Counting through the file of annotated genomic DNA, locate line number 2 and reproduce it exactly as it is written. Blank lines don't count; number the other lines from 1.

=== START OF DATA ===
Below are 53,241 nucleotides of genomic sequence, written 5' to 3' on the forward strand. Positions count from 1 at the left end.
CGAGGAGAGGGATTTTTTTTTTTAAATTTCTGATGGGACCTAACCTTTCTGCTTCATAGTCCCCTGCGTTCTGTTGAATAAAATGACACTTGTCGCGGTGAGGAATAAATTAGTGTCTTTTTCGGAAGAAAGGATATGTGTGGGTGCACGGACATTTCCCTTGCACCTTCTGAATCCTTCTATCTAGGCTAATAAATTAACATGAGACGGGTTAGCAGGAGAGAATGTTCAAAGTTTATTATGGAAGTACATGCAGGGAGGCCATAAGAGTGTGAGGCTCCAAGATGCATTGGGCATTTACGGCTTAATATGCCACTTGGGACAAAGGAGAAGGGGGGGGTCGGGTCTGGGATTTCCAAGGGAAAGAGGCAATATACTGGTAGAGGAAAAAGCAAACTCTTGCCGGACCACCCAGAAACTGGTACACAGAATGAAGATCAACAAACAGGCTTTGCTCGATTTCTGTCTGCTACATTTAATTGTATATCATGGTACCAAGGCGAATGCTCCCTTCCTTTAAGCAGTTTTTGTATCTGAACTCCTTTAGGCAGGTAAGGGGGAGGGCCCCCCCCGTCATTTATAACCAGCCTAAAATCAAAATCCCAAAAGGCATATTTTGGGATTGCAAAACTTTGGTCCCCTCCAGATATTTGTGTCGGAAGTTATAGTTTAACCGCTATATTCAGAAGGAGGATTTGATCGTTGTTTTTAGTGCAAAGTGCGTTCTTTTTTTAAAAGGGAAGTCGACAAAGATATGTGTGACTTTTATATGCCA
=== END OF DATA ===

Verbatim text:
CGAGGAGAGGGATTTTTTTTTTTAAATTTCTGATGGGACCTAACCTTTCTGCTTCATAGTCCCCTGCGTTCTGTTGAATAAAATGACACTTGTCGCGGTGAGGAATAAATTAGTGTCTTTTTCGGAAGAAAGGATATGTGTGGGTGCACGGACATTTCCCTTGCACCTTCTGAATCCTTCTATCTAGGCTAATAAATTAACATGAGACGGGTTAGCAGGAGAGAATGTTCAAAGTTTATTATGGAAGTACATGCAGGGAGGCCATAAGAGTGTGAGGCTCCAAGATGCATTGGGCATTTACGGCTTAATATGCCACTTGGGACAAAGGAGAAGGGGGGGGTCGGGTCTGGGATTTCCAAGGGAAAGAGGCAATATACTGGTAGAGGAAAAAGCAAACTCTTGCCGGACCACCCAGAAACTGGTACACAGAATGAAGATCAACAAACAGGCTTTGCTCGATTTCTGTCTGCTACATTTAATTGTATATCATGGTACCAAGGCGAATGCTCCCTTCCTTTAAGCAGTTTTTGTATCTGAACTCCTTTAGGCAGGTAAGGGGGAGGGCCCCCCCCGTCATTTATAACCAGCCTAAAATCAAAATCCCAAAAGGCATATTTTGGGATTGCAAAACTTTGGTCCCCTCCAGATATTTGTGTCGGAAGTTATAGTTTAACCGCTATATTCAGAAGGAGGATTTGATCGTTGTTTTTAGTGCAAAGTGCGTTCTTTTTTTAAAAGGGAAGTCGACAAAGATATGTGTGACTTTTATATGCCA